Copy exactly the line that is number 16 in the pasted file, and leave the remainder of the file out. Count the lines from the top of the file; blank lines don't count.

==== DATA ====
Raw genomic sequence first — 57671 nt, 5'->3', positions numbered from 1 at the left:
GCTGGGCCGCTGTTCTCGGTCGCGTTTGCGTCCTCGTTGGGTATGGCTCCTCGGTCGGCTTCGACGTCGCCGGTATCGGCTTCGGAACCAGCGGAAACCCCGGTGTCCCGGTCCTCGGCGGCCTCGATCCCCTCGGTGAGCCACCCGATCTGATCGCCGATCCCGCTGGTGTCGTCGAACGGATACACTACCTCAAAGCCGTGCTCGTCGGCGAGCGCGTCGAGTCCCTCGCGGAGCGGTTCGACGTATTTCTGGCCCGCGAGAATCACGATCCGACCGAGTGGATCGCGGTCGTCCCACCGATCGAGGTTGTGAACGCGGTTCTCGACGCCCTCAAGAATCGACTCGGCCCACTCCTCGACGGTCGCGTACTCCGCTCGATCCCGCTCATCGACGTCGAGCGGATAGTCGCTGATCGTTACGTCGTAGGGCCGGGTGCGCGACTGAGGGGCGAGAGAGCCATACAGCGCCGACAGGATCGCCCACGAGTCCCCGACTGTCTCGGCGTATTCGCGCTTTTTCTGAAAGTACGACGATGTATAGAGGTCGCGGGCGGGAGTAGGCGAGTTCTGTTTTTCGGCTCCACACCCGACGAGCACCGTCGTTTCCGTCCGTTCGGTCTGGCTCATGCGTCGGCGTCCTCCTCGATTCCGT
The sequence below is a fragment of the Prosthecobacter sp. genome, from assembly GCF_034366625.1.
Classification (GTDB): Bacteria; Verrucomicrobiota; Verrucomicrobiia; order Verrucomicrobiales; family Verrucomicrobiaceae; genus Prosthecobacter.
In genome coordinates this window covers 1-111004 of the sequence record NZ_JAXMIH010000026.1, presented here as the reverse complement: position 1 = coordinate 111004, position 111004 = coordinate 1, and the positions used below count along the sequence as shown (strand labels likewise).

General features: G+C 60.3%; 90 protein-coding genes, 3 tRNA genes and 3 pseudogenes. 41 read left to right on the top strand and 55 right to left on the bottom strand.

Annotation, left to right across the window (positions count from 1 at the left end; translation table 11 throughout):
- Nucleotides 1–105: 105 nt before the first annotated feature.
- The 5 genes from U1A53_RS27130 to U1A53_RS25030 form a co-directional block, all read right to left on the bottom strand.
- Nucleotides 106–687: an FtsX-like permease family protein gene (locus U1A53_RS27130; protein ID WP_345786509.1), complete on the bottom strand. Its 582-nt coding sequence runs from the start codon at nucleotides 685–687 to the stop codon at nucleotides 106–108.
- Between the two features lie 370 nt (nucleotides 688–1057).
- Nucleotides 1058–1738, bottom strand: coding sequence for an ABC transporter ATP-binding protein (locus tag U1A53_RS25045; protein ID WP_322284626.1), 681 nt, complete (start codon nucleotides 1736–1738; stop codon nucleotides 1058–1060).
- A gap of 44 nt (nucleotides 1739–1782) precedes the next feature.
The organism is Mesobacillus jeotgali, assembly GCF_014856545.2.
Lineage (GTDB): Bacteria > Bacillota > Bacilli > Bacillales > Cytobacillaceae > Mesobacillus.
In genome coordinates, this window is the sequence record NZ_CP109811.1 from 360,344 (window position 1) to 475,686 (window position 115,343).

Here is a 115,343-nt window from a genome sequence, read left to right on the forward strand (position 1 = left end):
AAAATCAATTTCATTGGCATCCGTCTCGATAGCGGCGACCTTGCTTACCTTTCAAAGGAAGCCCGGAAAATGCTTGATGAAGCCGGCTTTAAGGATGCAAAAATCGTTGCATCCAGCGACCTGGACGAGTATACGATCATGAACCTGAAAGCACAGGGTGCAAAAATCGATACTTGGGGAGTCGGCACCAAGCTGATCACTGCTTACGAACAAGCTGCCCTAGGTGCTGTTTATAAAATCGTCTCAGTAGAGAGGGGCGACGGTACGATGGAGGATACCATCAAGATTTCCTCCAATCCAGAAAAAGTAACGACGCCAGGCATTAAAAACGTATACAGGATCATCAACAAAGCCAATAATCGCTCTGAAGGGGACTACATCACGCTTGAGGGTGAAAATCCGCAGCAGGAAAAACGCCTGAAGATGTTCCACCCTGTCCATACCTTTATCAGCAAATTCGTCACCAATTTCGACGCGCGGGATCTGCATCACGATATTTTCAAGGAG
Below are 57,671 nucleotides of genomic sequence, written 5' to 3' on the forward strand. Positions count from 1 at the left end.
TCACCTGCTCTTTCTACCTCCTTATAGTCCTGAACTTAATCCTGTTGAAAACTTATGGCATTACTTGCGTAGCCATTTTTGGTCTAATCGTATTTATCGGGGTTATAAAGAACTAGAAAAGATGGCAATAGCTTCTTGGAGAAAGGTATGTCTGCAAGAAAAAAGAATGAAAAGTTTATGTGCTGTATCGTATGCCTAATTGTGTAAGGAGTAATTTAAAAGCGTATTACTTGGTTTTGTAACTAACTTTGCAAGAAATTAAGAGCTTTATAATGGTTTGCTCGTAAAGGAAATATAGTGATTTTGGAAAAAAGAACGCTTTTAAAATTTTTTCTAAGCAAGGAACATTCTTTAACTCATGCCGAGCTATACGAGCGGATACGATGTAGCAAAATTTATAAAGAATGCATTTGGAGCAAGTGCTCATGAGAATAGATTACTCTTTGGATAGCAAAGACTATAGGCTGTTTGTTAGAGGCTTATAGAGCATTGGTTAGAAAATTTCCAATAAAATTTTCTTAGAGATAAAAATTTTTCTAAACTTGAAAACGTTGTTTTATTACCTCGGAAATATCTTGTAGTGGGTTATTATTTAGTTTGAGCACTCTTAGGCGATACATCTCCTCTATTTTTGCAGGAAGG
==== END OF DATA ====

In genome coordinates, this window is the sequence record NZ_CP109811.1 from 360,344 (window position 1) to 475,686 (window position 115,343).